Visible light

ROYGBIV: Red, orange, yellow, green, blue, indigo, violet. (The colours of the rainbow).

Light is colourless until it enters our eyes. Colour is constructed in our brain when the cones in our eye sense light as long, medium or short wavelengths. The brain then interprets each wavelength as a colour (across billions of variations): reds (low frequency long wavelengths), greens (medium frequency medium wavelengths) and blues (high frequency short wavelengths). (Eckstut, p.17).

Reds, Oranges and yellows

Reds, oranges and yellows have a low energy and heighten the physical senses and stimulate action.

Greens

Restful greens have a medium energy and balance the physical (reds) and cerebral (blues) bringing body and mind into harmony.

Blues, Indigo and Violet

The shorter frequency cerebral blues are high energy. Blues offer the space to think and to focus the mind.

Interpretation

How humans experience colour is historically rooted in evolution and survival, e.g. what to eat, what to attract or fear and through learnt cultural observations such as in education, social conventions, fashion and art.

The almond shapes that make up the deisgn are created by intersecting circles, designed in harmonic proportions to the whole. The almond shape (mandorla) has been used by geometers, architects and artists throughout history as an archetypal symbol of transformation or transcendence between the material and the spiritual (matter and energy).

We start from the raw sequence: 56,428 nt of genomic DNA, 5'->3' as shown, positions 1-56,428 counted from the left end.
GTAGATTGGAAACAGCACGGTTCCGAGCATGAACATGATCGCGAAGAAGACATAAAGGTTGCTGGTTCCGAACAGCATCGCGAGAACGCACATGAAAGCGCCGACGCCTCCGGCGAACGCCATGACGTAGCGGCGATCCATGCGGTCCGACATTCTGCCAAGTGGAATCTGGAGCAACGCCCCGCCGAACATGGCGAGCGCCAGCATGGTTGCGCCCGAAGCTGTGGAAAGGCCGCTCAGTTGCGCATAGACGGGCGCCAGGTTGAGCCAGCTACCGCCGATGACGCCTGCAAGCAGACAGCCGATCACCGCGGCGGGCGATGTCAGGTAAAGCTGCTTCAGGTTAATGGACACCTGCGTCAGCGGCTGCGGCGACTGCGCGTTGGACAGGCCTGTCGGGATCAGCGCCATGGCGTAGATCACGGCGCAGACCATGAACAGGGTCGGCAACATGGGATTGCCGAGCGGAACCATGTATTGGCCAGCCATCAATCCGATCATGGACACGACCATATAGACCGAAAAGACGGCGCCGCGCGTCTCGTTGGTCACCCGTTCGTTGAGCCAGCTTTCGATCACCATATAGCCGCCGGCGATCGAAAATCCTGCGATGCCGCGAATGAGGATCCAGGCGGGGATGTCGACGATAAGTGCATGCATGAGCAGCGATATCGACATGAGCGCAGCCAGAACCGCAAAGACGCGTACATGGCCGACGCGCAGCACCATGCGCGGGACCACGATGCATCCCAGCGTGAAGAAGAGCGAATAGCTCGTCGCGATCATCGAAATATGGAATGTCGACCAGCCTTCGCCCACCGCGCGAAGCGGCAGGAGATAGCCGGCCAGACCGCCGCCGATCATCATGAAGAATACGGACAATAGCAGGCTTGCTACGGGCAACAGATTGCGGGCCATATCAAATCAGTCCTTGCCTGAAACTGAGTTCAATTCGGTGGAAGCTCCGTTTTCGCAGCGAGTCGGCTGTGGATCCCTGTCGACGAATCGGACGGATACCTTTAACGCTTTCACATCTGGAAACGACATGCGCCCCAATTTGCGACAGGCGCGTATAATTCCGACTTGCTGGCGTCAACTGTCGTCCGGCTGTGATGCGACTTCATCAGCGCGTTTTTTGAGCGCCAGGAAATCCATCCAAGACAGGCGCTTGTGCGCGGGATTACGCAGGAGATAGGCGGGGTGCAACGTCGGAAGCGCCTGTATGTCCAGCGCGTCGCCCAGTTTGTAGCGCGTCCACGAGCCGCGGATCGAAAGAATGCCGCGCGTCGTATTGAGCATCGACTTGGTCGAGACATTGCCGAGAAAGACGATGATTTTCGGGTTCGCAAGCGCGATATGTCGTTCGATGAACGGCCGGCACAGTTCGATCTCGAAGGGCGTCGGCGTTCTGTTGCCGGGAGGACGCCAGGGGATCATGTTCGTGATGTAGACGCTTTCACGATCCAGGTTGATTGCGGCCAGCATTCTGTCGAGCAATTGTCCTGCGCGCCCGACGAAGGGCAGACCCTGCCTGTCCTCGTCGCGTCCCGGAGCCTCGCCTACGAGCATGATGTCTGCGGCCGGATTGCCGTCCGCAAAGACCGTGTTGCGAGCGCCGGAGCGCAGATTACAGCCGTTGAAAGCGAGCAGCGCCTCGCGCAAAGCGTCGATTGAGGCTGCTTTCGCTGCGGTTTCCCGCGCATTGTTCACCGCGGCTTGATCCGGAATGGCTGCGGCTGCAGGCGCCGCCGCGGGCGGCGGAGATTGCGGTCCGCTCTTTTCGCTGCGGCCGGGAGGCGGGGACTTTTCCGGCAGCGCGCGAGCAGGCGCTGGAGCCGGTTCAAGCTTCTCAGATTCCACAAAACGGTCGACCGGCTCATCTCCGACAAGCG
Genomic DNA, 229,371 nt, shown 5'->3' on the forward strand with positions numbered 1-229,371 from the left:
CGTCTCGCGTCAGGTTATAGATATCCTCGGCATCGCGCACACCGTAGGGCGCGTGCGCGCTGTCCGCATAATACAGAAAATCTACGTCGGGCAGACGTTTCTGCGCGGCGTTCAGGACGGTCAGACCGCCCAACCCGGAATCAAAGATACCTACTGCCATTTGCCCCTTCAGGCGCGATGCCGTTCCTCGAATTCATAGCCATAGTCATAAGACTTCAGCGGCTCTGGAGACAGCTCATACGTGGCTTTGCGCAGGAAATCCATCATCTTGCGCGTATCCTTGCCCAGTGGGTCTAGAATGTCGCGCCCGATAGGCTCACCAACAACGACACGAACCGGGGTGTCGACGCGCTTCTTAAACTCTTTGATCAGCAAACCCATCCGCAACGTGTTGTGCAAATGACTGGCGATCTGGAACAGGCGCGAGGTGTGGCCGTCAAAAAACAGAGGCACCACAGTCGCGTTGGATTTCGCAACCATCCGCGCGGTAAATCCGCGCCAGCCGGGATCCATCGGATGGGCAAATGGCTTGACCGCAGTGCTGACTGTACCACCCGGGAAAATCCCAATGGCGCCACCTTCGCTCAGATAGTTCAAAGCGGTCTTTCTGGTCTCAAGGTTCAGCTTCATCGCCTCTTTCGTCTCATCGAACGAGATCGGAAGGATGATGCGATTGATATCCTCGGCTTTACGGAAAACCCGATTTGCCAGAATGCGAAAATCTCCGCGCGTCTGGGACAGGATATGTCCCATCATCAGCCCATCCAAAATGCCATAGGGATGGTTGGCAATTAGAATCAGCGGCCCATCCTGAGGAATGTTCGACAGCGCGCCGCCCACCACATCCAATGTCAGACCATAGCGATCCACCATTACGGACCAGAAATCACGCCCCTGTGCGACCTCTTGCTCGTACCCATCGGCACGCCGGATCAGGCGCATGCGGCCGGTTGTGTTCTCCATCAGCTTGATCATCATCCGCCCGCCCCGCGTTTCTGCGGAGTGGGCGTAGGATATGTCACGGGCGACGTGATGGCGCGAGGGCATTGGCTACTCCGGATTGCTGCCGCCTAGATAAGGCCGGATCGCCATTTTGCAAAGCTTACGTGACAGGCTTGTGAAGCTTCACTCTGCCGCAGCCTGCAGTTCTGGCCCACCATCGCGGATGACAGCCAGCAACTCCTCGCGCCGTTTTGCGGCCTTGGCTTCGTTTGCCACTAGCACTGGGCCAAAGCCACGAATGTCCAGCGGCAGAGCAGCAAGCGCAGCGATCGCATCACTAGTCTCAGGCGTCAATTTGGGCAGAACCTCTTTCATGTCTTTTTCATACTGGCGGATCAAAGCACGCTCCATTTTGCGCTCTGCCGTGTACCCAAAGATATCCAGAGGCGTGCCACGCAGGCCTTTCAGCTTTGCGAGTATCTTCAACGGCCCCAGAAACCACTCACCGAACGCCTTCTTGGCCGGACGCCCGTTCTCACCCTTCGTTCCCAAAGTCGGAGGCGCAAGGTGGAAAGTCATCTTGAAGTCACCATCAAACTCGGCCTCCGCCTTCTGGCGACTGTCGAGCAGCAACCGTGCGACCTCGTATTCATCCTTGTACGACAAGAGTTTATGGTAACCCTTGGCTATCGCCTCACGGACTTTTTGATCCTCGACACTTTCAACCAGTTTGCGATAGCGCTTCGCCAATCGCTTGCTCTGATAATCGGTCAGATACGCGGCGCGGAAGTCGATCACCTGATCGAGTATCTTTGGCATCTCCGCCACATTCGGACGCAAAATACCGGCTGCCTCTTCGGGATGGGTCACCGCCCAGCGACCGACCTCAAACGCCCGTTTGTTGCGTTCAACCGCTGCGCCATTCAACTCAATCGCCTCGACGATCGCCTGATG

The design splits colour by the energy frequency (high, medium, low) of a wavelength of light and how the eye interprets that light as either red, green or blue (RGB). Ultimately, It’s up to the viewer or user to determine their own subjective experience of how they interact with each colour, and indeed, all colours.

Image Credits, Wendy Corbett, designed using illustrator.

References

Eckstut, J. and Eckstut A. (2013), The Secret Language of Colour, New York: Blackdog and Leventhal Publishers,  p.17.

Bibliography

Albers, J. (2013) Interaction of Colour, 50th Anniversary Edition. 4th edn. Yale University Press.

Birren, F. (1987) Creative Colour. Schiffer Publishing Ltd.

Birren, F. (1978) Colour and Human Response. Canada: John Wiley & Sons.

Birren, F. (1963) Colour, A Survey in Words and Pictures; From ancient mysticism to modern science. Secaucus, NJ: Citadel Press.

Birren, F. (1961) Colour Psychology and Colour Therapy: The factual study of the influence of colour on human life. 2016 edn. Pickle Partners Publishing.

Gage, J. (1999) Colour and Meaning, Art, Science and Symbolism. London: Thames and Hudson.

Itten, J. &Birren, F. (1971) The Elements of Colour. Germany: Van Rostrand Rheinhold Company.

Olsen, S. (2009). The Golden Section. Nature’s Greatest Secret. Glastonbury, UK: Wooden Books Ltd.

Park, D. (1997) The Fire Within The Eye, A historical essay on the nature and meaning of light. Princeton University Press.

Saussaure, J. de (2008) Basic Colour, A Practical Handbook. London: A&C Black Publishers Ltd.

Schneider, M. (1994)  A Beginner’s Guide to Constructing The Universe, The mathematical archetypes of nature, art and science. New York: Harper Perennial.